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While James Earl Jones may be the actor best associated Darth Vader, the baritone thespian only ever lent his voice to the formidable Star Wars villain. On set, several actors have donned the iconic Sith’s suit, including Hayden Christensen in Revenge of the Sith and Obi-Wan Kenobi, and Daniel Naprous in Rogue One. Vader’s original actor, who even preceded James Earl Jones’ voice casting, was David Prowse — an English bodybuilder-turned-actor who wore the suit in all three of the original trilogy’s films.
At the end of Return of the Jedi, however, when Luke takes off Vader’s helmet to reveal the redeemed villain’s face, it is conspicuously not Prowse’s mug underneath the mask. Instead, the face belongs to English stage actor Sebastian Shaw, who delivers Vader’s final and only unmasked lines. Even though Vader’s face was a mystery before Return of the Jedi, the recasting is still conspicuous, especially given that George Lucas was already paying Prowse for the part. History suggests that the decision was not made solely for financial or even dramatic purposes, but rather out of spite, being the product of longstanding and lasting tension between the actor and director.
David Prowse Provided Darth Vader’s Enormous Stature
Prowse’s size landed him the job as Vader. Being a former British heavyweight champion and boasting a height over 6 feet, Prowse was offered to play either the main villain in Star Wars, or something called a Wookie — he opted for the former. In A New Hope, he recited all the dialogue from behind Vader’s mask, putting on a convincing villainous tone, albeit in his distinctive Bristolian accent. While there is some speculation that Prowse did not know his voice would be dubbed over during filming, the actor recounted in an interview at 2016’s Awesome Con that he assumed there would be a dub from the raw footage, but expected that he would be the one to re-record his own lines. However, once shooting wrapped, the crew left London to do post-production in Hollywood, and it was too expensive for them to fly Prowse out to finish the job. Thus, they hired James Earl Jones for the part, and while Prowse pays deference to Jones’ performance, he asserts that he could have done the job just as well.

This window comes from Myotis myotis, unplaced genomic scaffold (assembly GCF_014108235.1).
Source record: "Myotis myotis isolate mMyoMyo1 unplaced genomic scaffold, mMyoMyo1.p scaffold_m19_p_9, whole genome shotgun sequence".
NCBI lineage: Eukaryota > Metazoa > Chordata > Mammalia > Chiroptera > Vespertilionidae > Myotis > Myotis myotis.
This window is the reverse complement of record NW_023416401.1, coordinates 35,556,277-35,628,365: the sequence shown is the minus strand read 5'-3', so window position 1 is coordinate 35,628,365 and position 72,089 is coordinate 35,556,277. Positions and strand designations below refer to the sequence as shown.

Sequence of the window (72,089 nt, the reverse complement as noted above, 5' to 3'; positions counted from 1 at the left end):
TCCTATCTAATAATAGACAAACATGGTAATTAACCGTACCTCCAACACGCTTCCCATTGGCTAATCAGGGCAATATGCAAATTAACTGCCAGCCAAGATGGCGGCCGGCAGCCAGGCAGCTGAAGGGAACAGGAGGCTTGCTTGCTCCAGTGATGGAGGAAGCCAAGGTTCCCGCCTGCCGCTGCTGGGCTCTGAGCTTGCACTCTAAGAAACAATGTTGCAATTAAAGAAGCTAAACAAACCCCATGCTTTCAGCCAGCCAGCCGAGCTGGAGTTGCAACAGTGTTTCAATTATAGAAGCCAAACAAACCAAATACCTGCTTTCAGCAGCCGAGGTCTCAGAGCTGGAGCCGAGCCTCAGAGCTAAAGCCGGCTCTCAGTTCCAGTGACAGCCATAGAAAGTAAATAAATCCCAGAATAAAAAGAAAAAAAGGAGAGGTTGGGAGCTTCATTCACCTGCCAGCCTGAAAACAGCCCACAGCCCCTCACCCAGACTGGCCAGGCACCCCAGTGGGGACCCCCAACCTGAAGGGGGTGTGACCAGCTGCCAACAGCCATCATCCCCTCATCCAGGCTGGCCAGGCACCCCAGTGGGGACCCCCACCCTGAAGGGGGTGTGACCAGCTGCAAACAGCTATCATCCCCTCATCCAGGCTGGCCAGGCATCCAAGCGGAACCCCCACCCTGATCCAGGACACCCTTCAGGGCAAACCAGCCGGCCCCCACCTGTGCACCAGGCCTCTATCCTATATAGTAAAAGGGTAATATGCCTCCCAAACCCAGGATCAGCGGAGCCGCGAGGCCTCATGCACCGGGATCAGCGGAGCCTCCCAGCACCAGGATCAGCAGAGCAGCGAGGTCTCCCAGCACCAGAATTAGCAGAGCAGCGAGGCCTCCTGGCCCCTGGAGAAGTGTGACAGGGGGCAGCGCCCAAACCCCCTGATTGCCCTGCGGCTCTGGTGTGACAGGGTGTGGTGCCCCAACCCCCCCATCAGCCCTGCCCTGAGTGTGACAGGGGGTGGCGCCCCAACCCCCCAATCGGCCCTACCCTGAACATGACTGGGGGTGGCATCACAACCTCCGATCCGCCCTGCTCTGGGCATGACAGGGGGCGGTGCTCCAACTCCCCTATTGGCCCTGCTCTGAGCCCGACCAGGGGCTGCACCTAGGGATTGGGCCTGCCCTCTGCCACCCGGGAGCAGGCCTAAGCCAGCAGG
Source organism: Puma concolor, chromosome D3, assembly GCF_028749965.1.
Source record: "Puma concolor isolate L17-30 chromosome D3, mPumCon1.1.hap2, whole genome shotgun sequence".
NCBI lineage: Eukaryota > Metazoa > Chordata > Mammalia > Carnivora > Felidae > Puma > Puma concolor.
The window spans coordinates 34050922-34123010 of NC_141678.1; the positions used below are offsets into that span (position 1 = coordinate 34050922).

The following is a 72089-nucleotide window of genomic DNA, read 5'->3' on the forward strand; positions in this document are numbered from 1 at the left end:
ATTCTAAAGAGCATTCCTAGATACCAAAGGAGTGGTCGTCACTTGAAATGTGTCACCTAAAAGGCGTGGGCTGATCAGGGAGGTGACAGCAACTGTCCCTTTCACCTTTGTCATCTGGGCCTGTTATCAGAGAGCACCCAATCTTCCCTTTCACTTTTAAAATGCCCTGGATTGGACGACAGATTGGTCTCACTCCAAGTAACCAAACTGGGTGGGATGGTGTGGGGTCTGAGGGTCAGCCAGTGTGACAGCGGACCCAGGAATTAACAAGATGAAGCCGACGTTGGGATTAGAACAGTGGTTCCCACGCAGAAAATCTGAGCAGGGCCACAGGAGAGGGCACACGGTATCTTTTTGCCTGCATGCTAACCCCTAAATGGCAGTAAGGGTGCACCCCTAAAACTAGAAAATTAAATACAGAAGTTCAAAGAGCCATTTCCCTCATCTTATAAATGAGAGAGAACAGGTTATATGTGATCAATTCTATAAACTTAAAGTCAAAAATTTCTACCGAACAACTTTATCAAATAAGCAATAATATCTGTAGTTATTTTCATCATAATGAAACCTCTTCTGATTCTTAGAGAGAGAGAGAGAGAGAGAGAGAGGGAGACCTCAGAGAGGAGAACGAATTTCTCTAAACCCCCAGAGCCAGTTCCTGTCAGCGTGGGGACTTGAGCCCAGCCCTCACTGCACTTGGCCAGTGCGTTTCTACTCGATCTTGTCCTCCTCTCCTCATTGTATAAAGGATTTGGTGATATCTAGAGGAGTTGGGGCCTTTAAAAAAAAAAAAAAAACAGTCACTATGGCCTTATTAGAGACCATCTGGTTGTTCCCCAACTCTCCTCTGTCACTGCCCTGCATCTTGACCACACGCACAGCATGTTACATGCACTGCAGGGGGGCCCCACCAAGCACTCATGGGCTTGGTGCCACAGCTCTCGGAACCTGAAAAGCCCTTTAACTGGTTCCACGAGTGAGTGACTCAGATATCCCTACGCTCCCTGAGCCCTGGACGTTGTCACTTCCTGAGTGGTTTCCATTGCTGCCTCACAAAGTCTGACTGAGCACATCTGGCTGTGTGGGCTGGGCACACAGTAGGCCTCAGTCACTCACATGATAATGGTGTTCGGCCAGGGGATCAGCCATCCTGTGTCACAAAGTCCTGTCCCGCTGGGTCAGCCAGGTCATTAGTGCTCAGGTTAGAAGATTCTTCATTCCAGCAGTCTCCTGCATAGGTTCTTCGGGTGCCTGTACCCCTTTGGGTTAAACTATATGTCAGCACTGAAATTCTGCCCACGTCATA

Prowse Unintentionally Spoiled ‘Empire Strikes Back’… or Did He?
The Prowse-Lucas tension, did not begin with the unanticipated recasting, though. After Star Wars released and became a global phenomenon in 1977, a sequel was greenlit, and Prowse (along with the rest of the cast) started doing press. During a 1978 visit to Berkeley, Prowse talked about what fans could expect in the upcoming sequel, and was paraphrased in the San Francisco Examiner as noting that Darth Vader would be revealed as Luke Skywalker’s long-lost father. In a direct quote, the Examiner article ends with Prowse explaining, “Father can’t kill son, son can’t kill father. So they live again to star in Star Wars IV.”
Obviously, telling fans that Darth Vader is Luke Skywalker’s father in 1978 would have spoiled one of the biggest twists in cinema history. As straightforward as the article appears, however, there is question to its journalistic integrity. In the 2015 documentary I Am Your Father, Prowse explains that his comments at Berkeley were mere speculation, and that he had not even seen a script for The Empire Strikes back at the time. Considering that the article came out in July of ’78 and that Lucas didn’t complete the screenplay until August of that same year, it seems Prowse has a credible alibi.